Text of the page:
VIENNA (Reuters) - Iran has failed to address concerns about suspected atomic bomb research by an agreed deadline, the U.N. nuclear watchdog said on Friday, a setback to hopes for an end to an international stand-off over Tehran’s atomic activity.
The lack of movement in an inquiry by the International Atomic Energy Agency will disappoint the West and could further complicate efforts by six world powers to negotiate a resolution to the decade-old dispute with Iran over its nuclear ambitions.
An IAEA report obtained by Reuters showed that little substantive headway had so far been made in the U.N. agency’s long-running investigation into what it calls the possible military dimensions of Iran’s nuclear program.
The Islamic Republic has implemented just three of five nuclear transparency steps that it was supposed to by Aug. 25 under a confidence-building deal it reached with the IAEA in November, according to the quarterly report.
Crucially, it has not provided information on the two issues that are part of the IAEA’s investigation: alleged experiments on explosives that could be used for an atomic device, and studies related to calculating nuclear explosive yields.
The report said Iran, where a president seen as pragmatic took office in 2013 and revived diplomacy with the West, told the IAEA last week that most suspicions over its program were “mere allegations and do not merit consideration”.
A Vienna-based diplomat called that statement “worrying”.
The IAEA had also observed via satellite imagery “ongoing construction activity” at Iran’s Parchin military base, the report said. Western officials believe Iran once conducted explosive tests there of relevance in developing a nuclear weapon and has sought to “cleanse” it of evidence since then. Iran has long denied U.N. nuclear inspectors access to the base.
Iran dismisses suspicions that it seeks to develop nuclear weapons capability from its enrichment of uranium. It says the program is for peaceful energy purposes only and that it is Israel and its assumed atomic arsenal that threatens peace.
Iran has been promising to cooperate with the IAEA since Hassan Rouhani was elected president last year.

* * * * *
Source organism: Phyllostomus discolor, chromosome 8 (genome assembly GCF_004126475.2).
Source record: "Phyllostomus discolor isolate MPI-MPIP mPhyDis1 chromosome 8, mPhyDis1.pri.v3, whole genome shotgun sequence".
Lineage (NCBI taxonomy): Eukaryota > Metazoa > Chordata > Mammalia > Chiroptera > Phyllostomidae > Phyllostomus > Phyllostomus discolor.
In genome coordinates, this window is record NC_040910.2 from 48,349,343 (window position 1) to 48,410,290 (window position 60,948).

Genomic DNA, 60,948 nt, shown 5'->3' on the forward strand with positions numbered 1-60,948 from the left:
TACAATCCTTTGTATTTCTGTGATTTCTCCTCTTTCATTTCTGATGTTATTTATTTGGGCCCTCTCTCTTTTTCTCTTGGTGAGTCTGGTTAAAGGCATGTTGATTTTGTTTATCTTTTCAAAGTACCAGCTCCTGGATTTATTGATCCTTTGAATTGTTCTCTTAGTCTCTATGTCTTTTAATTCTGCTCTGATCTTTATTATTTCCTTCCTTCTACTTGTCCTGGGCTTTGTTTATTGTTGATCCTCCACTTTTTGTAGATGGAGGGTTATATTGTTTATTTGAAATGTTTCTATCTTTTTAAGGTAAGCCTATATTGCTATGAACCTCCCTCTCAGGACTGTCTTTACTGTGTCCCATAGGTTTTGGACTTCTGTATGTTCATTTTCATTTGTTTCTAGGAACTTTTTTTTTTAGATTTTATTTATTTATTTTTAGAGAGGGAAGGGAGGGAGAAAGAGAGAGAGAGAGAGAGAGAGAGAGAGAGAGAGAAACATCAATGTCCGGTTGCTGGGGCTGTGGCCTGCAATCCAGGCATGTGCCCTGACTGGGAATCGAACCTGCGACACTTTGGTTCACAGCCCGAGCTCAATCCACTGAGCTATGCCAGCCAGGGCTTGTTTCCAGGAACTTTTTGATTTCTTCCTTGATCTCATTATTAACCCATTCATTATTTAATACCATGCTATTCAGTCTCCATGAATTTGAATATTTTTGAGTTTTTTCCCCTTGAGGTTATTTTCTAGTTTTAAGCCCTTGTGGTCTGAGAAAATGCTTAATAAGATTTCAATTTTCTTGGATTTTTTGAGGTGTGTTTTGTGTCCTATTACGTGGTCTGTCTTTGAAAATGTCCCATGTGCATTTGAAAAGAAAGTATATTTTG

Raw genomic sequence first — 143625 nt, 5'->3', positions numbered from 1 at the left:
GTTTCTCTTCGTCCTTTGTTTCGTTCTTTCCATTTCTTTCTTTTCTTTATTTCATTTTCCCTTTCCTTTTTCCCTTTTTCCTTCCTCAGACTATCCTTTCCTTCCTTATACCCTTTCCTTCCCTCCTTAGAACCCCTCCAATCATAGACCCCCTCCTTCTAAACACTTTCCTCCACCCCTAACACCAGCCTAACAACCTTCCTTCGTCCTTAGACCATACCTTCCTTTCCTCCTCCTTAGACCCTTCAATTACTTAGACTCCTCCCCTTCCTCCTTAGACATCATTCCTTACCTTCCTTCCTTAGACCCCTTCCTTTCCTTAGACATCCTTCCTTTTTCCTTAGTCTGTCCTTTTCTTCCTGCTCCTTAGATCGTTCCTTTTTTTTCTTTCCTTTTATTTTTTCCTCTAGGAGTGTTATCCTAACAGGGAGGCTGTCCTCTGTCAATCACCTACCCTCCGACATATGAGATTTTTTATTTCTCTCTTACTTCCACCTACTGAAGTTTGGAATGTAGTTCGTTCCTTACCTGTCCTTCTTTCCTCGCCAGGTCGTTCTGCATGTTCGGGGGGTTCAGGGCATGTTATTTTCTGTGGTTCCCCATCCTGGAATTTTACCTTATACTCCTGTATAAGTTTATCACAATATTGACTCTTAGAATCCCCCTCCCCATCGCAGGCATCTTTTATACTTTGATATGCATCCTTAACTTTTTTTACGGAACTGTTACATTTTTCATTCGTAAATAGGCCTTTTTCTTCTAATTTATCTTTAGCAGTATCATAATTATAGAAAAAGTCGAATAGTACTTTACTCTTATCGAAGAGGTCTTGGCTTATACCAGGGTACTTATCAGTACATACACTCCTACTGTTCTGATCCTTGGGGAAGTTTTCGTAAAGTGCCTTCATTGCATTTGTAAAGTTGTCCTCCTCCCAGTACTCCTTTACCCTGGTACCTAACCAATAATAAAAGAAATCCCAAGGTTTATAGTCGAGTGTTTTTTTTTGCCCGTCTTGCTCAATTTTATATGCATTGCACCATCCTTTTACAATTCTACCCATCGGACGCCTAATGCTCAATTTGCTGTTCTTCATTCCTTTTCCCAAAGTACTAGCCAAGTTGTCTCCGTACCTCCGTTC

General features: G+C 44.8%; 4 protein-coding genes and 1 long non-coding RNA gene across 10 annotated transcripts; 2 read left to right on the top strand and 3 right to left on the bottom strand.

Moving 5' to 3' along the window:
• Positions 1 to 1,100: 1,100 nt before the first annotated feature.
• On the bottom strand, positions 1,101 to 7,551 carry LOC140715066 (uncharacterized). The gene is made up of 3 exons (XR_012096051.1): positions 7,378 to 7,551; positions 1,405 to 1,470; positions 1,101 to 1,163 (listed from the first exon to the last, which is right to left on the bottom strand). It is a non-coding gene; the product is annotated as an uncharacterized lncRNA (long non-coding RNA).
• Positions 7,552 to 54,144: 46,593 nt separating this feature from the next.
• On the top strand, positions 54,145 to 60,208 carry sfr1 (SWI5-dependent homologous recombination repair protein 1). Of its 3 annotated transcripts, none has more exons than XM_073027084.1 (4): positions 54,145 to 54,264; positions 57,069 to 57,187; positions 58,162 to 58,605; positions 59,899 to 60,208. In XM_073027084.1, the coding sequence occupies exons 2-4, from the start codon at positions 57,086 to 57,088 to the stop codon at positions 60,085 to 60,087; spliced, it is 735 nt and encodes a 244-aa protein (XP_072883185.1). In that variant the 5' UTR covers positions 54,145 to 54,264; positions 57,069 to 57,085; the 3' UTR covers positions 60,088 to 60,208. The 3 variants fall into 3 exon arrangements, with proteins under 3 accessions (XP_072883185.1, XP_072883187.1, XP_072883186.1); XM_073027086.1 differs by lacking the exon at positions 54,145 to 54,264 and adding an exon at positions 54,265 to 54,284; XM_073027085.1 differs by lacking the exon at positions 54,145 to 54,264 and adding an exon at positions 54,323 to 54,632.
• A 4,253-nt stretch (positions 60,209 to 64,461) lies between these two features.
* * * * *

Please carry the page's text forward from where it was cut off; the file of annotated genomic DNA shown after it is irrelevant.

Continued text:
Rouhani’s election raised hopes of a settlement of the dispute after years of tension and fears of a new Middle East war, and an interim accord was reached between Iran and the six powers in Geneva in November last year.
As part of the cooperation accord struck between the IAEA and Iran the same month to try and revive the stalled investigation, Tehran agreed in May to carry out five specific steps by late August to help allay international concerns.
But so far, the report said, Iran had not implemented those dealing with the inquiry, adding that discussions on the two issues only began at an Aug. 31 meeting in Tehran.
The IAEA also said one member of its team had not received a visa by Iran for that visit, the third time it happened for this person, and that it was “important that any staff member identified by the agency ... is able to participate in the agency’s technical activities in Iran.” It did not elaborate.
Western officials say Iran must address the IAEA’s concerns if there is to be any chance of success in the parallel diplomatic negotiations aimed at curbing the country’s nuclear work in exchange for a gradual ending of sanctions on Tehran.
Iran and the United States, France, Germany, Britain, Russia and China failed to meet a July target date for reaching a comprehensive deal because of persistent wide differences over the permissible size of Iran’s uranium enrichment program.
They now face a new deadline of Nov. 24, with talks between the seven states due to resume in New York later this month.
Western diplomats say the sides remain far apart on what a final deal should look like - especially on the issue of how many enrichment centrifuges Iran can operate - and that a successful outcome in the negotiations is far from guaranteed.
While the big powers’ diplomacy is focused on limiting Iran’s future production of enriched uranium, the IAEA has for years been investigating alleged research in the past that could be used to turn such fissile material into atomic bombs.
In 2011, the Vienna-based U.N. agency published a report that included intelligence indicating Iran had a nuclear weapons research program that was halted in 2003 when it came under increased international pressure. The intelligence suggested some activities may later have resumed.
After years of what the West saw as Iranian stonewalling, Iran as a first step in May gave the IAEA information about why it was developing “bridge wire” detonators, which can be used to set off atomic explosive devices. Iran says they are for civilian use, and wants this topic in the investigation closed.
A senior diplomat familiar with the Iran file said the IAEA’s inquiry would not be an “endless process”, suggesting that it would at some point present an assessment to its 35-nation governing board based on the information it then has.
“I think it would not be realistic to assume that there is going to be a black and white solution to this. This is a very complicated issue,” the diplomat said.
Editing by Dominic Evans